The roads minister of New South Wales (NSW) in Australia has welcomed a call for income-based road tolls and higher charges for those with good access to public transport who use their cars instead.
With the introduction of a per-kilometre road user charge (RUC), drivers would be encouraged to use their cars less, reducing traffic and emissions, a report by the Committee for Sydney has argued.
“Just as we pay a fare to catch the train, ferry or bus, we should also pay a fare to drive on the roads,” report author and committee public policy advisor Harri Bancroft said.
According to Bancroft, the only way to reduce congestion and get more people using alternative means of transport was to put a price on road use.
To ensure fairness for those in low-density areas whose only option was to drive, the charge could take into account ease of access to public transport and could also be based on household income.
Concessional rates could also be considered for road users such as truck drivers, tradespeople, carshare vehicles and carers, she said.
NSW roads minister John Graham welcomed the urban policy think-tank’s ideas as “thoughtful and bold”.
Suggestions of a central business district congestion tax or continuous motorway network were ruled out for being in conflict with election promises.
“But the submission does contain some bold ideas that should be up for discussion in our city,” said Graham at a Roads Australia industry event.
“We will be looking carefully at the impact of the public transport system as we adjust to toll road prices, and how the two systems interact.”
The NSW government has already flagged it wants to restructure how commuters pay for Sydney’s 13 toll roads, to make it more equitable and encourage more use of public transport.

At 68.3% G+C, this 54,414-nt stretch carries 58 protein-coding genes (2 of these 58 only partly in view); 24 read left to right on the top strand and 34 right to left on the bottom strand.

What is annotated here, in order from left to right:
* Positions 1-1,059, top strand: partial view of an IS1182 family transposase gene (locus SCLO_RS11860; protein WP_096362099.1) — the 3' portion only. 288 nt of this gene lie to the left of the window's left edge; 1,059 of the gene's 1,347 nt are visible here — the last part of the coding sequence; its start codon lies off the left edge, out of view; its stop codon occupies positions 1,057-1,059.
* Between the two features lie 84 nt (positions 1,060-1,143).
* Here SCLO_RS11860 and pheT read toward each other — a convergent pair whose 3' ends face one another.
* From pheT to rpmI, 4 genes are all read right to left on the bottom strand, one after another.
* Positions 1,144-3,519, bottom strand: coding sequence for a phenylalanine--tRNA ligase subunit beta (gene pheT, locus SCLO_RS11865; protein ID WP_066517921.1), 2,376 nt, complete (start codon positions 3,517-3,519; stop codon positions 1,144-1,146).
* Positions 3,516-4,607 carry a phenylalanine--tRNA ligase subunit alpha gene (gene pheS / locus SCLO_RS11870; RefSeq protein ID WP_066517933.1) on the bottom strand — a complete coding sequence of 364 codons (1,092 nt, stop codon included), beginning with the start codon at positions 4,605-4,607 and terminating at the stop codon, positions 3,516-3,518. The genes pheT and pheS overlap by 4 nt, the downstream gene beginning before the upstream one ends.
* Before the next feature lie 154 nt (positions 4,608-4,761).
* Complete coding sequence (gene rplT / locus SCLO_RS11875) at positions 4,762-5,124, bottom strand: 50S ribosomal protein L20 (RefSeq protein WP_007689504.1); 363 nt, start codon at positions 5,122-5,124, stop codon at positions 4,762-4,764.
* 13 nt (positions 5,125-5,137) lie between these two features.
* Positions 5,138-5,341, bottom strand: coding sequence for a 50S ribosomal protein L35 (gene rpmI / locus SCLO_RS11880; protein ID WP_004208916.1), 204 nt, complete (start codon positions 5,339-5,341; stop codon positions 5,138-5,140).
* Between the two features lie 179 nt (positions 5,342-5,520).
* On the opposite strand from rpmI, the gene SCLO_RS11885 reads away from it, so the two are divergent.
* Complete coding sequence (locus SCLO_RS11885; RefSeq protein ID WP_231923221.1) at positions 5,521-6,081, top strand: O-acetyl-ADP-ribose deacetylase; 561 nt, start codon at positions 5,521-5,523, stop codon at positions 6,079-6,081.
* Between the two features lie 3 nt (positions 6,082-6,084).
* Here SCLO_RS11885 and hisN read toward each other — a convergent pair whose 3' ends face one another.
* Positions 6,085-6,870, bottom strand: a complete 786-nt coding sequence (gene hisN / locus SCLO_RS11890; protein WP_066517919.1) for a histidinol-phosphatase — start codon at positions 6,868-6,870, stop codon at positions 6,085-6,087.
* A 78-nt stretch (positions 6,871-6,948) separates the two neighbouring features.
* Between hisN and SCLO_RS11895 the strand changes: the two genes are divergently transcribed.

Households and businesses in NSW reportedly pay about A$5.75m (£2.93m) per day to toll road operators, with the people hardest hit said to be living in the city’s west.
The Committee for Sydney report was made in submission to the NSW government review of road tolls led by former Australian Competition and Consumer Commission chair Allan Fels.
Bancroft said the review was an opportunity for NSW to lead Australia in ambitious and meaningful toll reform.
“While much of the public debate on tolls has been focused on the cost of them, we have not been considering the cost of the alternative – traffic,” she said.
“Everyone loves to hate them, but reducing tolls will simply shift the cost of driving from people’s pockets to people’s time.”
She noted the federal government would likely look to introduce RUC to compensate for the loss of fuel excise as people shifted to electric vehicles.
While the proposed strategies might be unpopular, the aim was to encourage people to use their cars less, which Bancroft said was the only viable option as populations in urban centres grew.
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